As mentioned earlier, this keyboard will become my primary for the next while, so if any issues arise, you can be sure I’ll update the review to reflect them, while also drawing attention to them in our news section. To date, it’s been rare when we’ve had to do such a thing, but there is the odd occasion where an issue has crept up that didn’t during even a week or two of testing.
In the time I’ve spent with the G710+, however, I do have to say I am very impressed. In fact, that’s a bit of an understatement. Walking into this review, I sat and thought to myself… “how exactly is this worth $150, when the competition is less?” After a single night of use, I began to understand the answer to that question a lot better.
The G710+ is best comparable, to my knowledge, to Corsair’s K90 “MMO” keyboard. Though that model uses CHERRY MX Red switches, it also features multiple macro banks, a volume slider and also dedicated media keys. It even offers a full 18 macro keys, unlike the G710+’s six. Some might even prefer the aesthetics of Corsair’s offering better. So what, then, does Logitech do to set itself apart, and warrant the extra $35 it’d take to purchase its G710+ over Corsair’s K90?
As simple as it may seem, Logitech’s software is a great perk. While Corsair did many things right with its mechanical keyboards, Jamie was never able to out-right recommend them due to the very buggy software. Logitech’s software on the other hand has been flawless in my use so far, and a breeze to use after only spending a couple of minutes with it. Plus, flexibility-wise, Logitech’s software is hard to beat. The G keys can do basically anything you need them to.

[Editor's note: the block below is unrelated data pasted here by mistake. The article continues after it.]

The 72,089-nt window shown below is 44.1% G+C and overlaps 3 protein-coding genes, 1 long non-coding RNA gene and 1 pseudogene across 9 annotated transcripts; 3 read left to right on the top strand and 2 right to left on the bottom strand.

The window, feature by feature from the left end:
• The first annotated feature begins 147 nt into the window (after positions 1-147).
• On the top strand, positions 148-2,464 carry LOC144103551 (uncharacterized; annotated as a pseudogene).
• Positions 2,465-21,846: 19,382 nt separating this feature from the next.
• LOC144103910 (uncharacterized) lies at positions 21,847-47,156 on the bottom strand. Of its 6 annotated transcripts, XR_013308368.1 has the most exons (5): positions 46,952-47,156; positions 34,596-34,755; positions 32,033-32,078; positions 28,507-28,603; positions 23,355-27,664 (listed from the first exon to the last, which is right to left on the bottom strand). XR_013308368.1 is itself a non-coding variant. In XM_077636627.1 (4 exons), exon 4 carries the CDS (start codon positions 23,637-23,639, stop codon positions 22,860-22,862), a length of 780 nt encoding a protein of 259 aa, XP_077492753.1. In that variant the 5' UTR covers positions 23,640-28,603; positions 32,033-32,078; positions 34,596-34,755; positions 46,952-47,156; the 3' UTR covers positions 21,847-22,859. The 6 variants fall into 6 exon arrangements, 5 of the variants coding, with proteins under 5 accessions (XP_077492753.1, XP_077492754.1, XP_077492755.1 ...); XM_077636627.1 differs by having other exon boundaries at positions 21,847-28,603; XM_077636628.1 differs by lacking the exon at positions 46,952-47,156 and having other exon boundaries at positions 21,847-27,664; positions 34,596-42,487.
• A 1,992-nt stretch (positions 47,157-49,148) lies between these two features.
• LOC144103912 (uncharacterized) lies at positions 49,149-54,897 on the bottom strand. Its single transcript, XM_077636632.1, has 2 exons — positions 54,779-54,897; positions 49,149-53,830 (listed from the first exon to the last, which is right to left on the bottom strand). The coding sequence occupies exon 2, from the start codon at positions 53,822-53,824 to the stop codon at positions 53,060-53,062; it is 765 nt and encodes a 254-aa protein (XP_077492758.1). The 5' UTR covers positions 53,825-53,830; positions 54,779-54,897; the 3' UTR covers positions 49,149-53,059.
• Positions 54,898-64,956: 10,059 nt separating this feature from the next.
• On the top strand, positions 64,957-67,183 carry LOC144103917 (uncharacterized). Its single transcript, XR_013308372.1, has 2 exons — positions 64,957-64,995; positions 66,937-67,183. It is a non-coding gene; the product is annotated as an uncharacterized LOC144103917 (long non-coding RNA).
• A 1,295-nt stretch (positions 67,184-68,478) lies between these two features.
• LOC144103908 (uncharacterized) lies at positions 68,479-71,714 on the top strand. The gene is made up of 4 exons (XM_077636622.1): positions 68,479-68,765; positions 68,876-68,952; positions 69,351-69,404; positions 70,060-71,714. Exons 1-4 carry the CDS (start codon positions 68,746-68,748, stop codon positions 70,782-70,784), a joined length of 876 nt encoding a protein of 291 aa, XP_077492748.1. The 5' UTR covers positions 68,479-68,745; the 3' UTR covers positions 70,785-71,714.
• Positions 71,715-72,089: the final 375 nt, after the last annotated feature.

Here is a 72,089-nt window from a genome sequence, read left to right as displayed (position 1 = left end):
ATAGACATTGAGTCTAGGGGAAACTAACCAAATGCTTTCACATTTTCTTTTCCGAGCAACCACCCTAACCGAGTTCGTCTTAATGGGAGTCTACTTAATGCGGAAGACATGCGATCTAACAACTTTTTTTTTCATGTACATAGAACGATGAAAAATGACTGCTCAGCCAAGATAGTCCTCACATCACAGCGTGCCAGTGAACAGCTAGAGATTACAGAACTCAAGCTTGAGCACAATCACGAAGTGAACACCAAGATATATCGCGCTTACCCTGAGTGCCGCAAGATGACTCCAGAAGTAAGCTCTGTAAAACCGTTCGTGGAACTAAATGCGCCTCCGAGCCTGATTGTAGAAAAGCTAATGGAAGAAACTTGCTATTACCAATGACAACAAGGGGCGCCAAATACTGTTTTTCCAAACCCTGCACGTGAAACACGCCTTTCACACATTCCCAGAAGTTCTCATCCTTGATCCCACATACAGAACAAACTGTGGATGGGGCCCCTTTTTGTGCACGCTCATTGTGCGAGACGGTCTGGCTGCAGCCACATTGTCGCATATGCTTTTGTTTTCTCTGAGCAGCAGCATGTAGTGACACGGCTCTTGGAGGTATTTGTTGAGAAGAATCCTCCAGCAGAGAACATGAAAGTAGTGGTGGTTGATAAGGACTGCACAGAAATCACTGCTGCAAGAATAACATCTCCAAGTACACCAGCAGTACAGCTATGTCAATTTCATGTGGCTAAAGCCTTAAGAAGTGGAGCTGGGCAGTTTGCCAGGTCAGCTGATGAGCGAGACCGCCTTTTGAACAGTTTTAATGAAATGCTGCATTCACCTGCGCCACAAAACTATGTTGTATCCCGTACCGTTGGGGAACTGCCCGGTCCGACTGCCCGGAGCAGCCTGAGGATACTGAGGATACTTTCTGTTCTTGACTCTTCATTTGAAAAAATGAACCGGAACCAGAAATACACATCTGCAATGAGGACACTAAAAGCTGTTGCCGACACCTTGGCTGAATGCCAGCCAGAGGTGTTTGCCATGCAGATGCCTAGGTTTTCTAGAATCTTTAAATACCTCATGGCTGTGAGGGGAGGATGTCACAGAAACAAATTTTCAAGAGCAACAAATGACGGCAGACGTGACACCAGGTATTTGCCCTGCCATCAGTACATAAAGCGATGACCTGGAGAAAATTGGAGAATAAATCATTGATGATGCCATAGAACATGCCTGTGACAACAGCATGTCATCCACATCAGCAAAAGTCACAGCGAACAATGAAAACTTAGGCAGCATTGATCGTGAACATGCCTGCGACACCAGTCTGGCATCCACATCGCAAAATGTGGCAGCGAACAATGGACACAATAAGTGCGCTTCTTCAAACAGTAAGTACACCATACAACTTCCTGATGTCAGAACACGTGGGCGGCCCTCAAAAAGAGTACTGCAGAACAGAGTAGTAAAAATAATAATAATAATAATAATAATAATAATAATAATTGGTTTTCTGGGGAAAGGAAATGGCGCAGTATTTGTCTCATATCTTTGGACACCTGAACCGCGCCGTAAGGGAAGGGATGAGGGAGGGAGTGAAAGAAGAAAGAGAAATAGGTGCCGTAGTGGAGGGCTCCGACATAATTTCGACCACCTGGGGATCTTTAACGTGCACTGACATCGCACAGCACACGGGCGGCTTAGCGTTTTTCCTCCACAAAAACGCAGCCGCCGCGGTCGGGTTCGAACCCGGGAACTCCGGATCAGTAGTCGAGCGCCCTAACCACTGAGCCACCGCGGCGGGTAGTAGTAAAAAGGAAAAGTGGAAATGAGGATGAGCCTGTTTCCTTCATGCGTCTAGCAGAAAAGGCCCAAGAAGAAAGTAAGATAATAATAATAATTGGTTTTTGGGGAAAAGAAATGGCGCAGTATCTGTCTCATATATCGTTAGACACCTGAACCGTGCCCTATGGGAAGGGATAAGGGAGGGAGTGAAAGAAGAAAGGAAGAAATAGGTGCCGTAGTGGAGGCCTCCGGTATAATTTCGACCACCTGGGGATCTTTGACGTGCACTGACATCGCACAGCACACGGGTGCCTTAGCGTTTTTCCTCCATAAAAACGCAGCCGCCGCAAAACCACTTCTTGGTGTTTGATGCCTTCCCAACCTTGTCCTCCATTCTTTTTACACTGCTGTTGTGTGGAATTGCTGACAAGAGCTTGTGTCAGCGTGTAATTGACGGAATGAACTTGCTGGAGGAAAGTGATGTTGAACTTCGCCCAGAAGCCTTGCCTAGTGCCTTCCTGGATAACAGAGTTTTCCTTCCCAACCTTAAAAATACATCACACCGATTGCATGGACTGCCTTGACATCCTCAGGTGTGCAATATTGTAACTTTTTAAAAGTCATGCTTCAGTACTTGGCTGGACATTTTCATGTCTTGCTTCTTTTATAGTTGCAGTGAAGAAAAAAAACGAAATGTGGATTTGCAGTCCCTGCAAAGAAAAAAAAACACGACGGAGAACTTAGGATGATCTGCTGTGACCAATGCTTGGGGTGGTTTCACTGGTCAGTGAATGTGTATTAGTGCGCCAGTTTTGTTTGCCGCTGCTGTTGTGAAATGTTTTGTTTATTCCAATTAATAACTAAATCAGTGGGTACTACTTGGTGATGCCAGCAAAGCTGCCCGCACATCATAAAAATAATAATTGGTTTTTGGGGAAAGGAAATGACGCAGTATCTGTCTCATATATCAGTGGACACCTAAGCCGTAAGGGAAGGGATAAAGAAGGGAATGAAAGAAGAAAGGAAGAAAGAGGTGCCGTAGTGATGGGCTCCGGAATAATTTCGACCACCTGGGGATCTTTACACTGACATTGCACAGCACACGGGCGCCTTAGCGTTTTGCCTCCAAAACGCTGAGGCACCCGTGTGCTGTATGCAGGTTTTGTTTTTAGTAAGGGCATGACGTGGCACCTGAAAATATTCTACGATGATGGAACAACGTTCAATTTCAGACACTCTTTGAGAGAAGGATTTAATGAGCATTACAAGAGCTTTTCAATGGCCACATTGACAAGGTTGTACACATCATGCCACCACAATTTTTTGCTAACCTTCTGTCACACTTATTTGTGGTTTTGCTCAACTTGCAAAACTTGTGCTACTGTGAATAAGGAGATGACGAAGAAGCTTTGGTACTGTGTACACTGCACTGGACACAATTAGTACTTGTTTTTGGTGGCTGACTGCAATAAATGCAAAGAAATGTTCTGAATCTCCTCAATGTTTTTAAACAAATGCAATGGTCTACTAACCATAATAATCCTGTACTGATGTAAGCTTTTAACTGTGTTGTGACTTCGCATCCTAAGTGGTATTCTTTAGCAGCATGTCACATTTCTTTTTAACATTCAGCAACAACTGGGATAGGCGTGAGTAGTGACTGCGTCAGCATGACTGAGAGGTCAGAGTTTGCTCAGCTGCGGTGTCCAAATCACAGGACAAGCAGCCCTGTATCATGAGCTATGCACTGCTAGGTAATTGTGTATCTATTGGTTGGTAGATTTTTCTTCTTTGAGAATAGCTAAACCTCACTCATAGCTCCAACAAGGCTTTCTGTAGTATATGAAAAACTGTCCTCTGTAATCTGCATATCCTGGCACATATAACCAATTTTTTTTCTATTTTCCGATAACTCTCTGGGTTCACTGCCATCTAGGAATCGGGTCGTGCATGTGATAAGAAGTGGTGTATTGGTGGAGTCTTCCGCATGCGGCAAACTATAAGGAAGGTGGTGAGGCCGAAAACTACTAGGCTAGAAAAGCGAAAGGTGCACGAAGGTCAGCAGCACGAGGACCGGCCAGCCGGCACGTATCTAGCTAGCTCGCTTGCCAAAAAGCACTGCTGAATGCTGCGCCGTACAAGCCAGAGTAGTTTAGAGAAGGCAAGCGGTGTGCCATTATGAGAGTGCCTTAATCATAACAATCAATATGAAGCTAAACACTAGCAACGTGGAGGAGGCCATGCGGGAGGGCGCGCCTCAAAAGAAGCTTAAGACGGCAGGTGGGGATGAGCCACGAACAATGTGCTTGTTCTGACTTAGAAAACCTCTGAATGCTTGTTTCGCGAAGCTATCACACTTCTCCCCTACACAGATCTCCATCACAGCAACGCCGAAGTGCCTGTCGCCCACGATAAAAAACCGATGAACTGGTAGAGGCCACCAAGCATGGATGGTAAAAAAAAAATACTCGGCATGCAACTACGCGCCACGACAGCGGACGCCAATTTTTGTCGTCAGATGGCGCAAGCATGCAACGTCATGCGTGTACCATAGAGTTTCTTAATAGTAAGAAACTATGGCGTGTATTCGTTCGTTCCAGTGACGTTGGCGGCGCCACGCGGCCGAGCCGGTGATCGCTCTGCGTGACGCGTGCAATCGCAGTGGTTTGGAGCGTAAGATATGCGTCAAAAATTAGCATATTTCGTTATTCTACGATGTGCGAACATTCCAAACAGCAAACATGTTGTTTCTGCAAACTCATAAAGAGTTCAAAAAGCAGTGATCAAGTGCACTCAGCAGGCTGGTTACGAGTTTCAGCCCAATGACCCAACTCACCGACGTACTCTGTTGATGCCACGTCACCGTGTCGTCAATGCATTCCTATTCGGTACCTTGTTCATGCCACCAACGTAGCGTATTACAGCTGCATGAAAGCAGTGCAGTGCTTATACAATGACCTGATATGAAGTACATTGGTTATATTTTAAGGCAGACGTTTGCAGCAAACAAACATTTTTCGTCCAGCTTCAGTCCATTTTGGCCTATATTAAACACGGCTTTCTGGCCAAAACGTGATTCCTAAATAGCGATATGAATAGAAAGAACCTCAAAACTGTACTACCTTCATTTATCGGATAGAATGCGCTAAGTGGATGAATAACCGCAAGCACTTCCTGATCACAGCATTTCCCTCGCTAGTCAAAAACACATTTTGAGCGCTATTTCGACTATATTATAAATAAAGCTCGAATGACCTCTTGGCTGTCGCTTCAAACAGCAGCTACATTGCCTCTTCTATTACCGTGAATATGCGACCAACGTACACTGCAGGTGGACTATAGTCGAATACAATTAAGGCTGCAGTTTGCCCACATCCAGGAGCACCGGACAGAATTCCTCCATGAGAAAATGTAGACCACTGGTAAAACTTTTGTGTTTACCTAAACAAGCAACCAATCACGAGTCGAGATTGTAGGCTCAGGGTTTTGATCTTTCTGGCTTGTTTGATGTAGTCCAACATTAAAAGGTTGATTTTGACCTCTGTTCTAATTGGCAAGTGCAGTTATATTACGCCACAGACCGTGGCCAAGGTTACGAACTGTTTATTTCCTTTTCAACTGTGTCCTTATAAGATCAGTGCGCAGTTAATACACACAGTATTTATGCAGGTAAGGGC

Then there’s the dampening rings that Logitech implements under each key. This is something I am not quite sure any gamer mechanical offering at the moment includes – and I can easily say that Logitech has done well here with that decision. The G710+ is much quieter than the other CHERRY MX Brown keyboards I have here, and I wouldn’t be surprised to see this feature spread to other vendors soon given how easy it is to implement.
Past that, we have to get into smaller differences. Corsair’s K90 isn’t 100% backlit (though it comes close) like the G710+, nor does its macro keys use CHERRY MX switches.
Whether all that’s worth the premium is going to be based on your personal taste, but for me, I believe the premium is in fact justified. When keyboards get this expensive, you want to be sure that you’ll be happy with your purchase for a while, so if you pay 80% for a lesser-performing option and are left unhappy about certain things, you’ll have to ponder whether that decision was worth it.
With my experience so far, I am confident that it’s built for the long-haul, and out of the gate it offers features I’m looking for. So far, there really hasn’t been anything that has stood out to me as being a significant problem. There have been minor issues that we’ve discussed, but many of those are easy to overlook when the rest of the keyboard is executed so well.
In perusing comment threads around the Web, the most common complaint I’ve seen regarding the G710+ has been its aesthetics. I admit this surprised me, as I found the keyboard to be fairly attractive. Admittedly, the orange border around the G keys seems a bit unusual, as does the glossy border surrounding the main keys, but neither of these things really stand out to me unless I’m doing what I’m doing right now – talking about them.
The second complaint to me is even more valid: the G710+ has no LCD. I have a ridiculous number of friends who love the LCD on their Logitech keyboards, so for Logitech to finally release a mechanical offering and not have one is without question, odd. That said, it seems very likely that the company will follow-up in the near-future with another model that does include an LCD – and likely altered aesthetics as well to better-suit that crowd. The one thing I can say to that is: bring it on.
Logitech G710+ Mechanical Gaming Keyboard